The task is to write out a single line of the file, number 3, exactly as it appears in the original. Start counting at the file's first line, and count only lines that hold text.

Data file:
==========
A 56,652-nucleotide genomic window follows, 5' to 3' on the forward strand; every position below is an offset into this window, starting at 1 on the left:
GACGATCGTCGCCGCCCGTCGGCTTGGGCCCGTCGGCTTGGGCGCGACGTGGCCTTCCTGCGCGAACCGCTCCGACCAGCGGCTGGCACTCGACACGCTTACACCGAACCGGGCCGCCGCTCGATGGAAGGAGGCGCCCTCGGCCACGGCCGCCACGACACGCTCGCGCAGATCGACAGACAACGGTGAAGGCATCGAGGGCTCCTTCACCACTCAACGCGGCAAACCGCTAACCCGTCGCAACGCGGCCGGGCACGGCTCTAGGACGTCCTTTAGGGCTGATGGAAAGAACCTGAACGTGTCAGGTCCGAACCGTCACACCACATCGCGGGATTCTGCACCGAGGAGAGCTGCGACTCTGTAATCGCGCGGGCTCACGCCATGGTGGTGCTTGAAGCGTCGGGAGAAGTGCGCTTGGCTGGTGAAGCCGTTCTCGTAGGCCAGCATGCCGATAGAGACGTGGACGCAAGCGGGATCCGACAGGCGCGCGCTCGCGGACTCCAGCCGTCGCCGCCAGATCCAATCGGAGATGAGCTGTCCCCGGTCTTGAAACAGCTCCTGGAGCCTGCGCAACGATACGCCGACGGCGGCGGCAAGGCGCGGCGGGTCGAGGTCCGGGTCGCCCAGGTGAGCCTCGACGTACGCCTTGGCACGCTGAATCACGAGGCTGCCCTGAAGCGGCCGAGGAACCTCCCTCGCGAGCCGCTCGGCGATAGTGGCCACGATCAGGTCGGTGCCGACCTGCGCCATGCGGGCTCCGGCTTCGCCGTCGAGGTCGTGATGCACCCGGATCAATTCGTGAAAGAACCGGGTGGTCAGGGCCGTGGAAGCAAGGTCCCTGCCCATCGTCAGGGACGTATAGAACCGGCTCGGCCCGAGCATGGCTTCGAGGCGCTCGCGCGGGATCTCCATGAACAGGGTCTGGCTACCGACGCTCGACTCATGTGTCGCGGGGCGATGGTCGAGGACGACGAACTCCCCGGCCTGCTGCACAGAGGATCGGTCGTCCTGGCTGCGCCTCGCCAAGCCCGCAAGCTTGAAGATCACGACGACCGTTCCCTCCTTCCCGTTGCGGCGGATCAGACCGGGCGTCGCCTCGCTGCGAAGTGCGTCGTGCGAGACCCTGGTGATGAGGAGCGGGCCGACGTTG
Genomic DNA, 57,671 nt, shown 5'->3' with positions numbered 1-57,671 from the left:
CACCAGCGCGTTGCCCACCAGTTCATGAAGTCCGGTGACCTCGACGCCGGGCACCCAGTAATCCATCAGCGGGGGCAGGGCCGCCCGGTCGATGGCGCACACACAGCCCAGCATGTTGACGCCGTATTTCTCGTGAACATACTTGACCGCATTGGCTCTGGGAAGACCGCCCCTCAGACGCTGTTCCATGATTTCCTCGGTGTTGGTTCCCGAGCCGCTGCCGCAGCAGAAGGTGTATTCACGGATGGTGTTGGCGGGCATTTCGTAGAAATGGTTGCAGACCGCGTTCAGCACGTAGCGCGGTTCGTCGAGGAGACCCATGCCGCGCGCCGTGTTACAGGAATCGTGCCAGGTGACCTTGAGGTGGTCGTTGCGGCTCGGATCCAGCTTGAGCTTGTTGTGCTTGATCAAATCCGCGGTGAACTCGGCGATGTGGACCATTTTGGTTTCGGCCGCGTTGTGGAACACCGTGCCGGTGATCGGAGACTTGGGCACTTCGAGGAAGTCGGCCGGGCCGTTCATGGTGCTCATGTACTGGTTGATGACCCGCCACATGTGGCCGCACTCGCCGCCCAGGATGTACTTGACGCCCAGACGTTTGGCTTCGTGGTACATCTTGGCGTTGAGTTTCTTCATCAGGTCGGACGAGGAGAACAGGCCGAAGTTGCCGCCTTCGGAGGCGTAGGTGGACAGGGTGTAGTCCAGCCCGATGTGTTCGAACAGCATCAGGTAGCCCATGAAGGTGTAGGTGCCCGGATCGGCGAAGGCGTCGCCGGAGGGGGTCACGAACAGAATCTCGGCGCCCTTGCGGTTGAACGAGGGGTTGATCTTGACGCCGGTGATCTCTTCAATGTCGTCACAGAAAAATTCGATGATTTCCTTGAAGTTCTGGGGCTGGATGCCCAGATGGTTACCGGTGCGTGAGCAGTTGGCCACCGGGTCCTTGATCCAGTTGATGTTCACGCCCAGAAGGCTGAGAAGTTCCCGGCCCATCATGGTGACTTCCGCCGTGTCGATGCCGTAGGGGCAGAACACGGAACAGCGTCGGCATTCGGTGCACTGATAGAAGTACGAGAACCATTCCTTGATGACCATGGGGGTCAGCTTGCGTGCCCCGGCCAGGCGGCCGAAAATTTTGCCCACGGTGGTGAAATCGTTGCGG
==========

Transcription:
Genomic DNA, 57,671 nt, shown 5'->3' with positions numbered 1-57,671 from the left: